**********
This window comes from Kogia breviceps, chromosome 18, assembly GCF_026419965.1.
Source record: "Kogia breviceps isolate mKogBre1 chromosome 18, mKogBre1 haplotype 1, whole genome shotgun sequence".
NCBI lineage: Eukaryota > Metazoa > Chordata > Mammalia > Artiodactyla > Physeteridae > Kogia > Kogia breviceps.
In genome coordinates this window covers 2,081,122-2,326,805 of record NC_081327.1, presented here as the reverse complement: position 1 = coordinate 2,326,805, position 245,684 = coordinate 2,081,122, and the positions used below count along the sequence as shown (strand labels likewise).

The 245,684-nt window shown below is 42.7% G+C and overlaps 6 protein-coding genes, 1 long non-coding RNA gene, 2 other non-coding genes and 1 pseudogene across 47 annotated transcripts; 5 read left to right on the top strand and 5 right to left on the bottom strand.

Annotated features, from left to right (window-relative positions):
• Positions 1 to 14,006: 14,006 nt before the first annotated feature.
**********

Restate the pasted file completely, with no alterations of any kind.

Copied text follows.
This window comes from Kogia breviceps, chromosome 18, assembly GCF_026419965.1.
Source record: "Kogia breviceps isolate mKogBre1 chromosome 18, mKogBre1 haplotype 1, whole genome shotgun sequence".
NCBI lineage: Eukaryota > Metazoa > Chordata > Mammalia > Artiodactyla > Physeteridae > Kogia > Kogia breviceps.
In genome coordinates this window covers 2,081,122-2,326,805 of record NC_081327.1, presented here as the reverse complement: position 1 = coordinate 2,326,805, position 245,684 = coordinate 2,081,122, and the positions used below count along the sequence as shown (strand labels likewise).

The 245,684-nt window shown below is 42.7% G+C and overlaps 6 protein-coding genes, 1 long non-coding RNA gene, 2 other non-coding genes and 1 pseudogene across 47 annotated transcripts; 5 read left to right on the top strand and 5 right to left on the bottom strand.

Annotated features, from left to right (window-relative positions):
• Positions 1 to 14,006: 14,006 nt before the first annotated feature.